Pre-pack administrations

What are they and why are they controversial?

Pre-packaged administration is a tool used to restructure viable companies to give them another chance. A 'Pre-pack' is an arrangement where a sale of the business, or part of the business, is arranged before an administrator is appointed. The administrator then sells the business immediately, or soon after taking appointment. Since Pre-packs can be controversial it is important that the Insolvency Practitioner (IP) is seen to be acting in the interests of the company's creditors as a whole and is able to demonstrate this transparently.

Advice and guidance from the Institute

Creditors who are owed money by a business subject to a 'pre-pack' administration should be dealt with by IPs with as much openness and transparency as possible. That is the message from ICAS.

Concerns have been voiced regarding sales back to the former directors and shareholders without an attempt being made to find a different buyer. Where this happens there should be very good reasons and these should be properly explained to creditors. There are a number of situations in which pre-packs are the only way in which the business, or part of it, can be saved. One example would be a business where staff is the main asset - an advertising or recruitment agency for example. Prior to publicising the fact that a business is in difficulty it may be desirable to have a solution in place to reduce the possibility of losing clients and staff, which would have a negative effect on the ability to save the business.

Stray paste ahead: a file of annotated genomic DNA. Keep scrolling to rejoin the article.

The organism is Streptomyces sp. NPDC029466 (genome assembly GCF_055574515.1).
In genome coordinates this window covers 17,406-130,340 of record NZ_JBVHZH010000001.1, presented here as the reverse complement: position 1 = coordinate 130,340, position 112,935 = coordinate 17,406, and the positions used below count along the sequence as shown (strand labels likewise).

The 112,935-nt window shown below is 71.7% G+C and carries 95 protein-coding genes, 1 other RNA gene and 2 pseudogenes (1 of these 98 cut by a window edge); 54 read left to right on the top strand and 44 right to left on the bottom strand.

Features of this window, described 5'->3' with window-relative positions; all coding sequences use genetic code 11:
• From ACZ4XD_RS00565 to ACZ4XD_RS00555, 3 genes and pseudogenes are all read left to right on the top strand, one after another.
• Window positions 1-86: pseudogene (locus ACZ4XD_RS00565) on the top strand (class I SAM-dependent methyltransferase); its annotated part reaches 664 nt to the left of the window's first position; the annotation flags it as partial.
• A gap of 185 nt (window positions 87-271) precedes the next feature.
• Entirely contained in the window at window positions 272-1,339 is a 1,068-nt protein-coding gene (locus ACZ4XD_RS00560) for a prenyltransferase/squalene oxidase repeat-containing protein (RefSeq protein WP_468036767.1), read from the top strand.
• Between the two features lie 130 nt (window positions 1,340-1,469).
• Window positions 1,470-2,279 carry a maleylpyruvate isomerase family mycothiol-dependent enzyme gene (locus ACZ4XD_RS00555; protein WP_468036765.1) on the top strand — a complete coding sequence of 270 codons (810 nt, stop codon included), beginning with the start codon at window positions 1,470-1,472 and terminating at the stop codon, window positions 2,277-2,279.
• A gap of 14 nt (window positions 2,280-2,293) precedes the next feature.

Licensed Insolvency Practitioners are required to comply with the provisions of SIP16 which came into effect on 1 January 2009. A revised SIP16 came into effect in November 2013 and a further revision is expected to come into effect in July 2015. The emphasis is on transparency and in providing relevant information to creditors as soon as possible. For its part, ICAS will deal decisively with any breaches of SIP 16 through its regulatory processes.


  • Guidance
  • Insolvency

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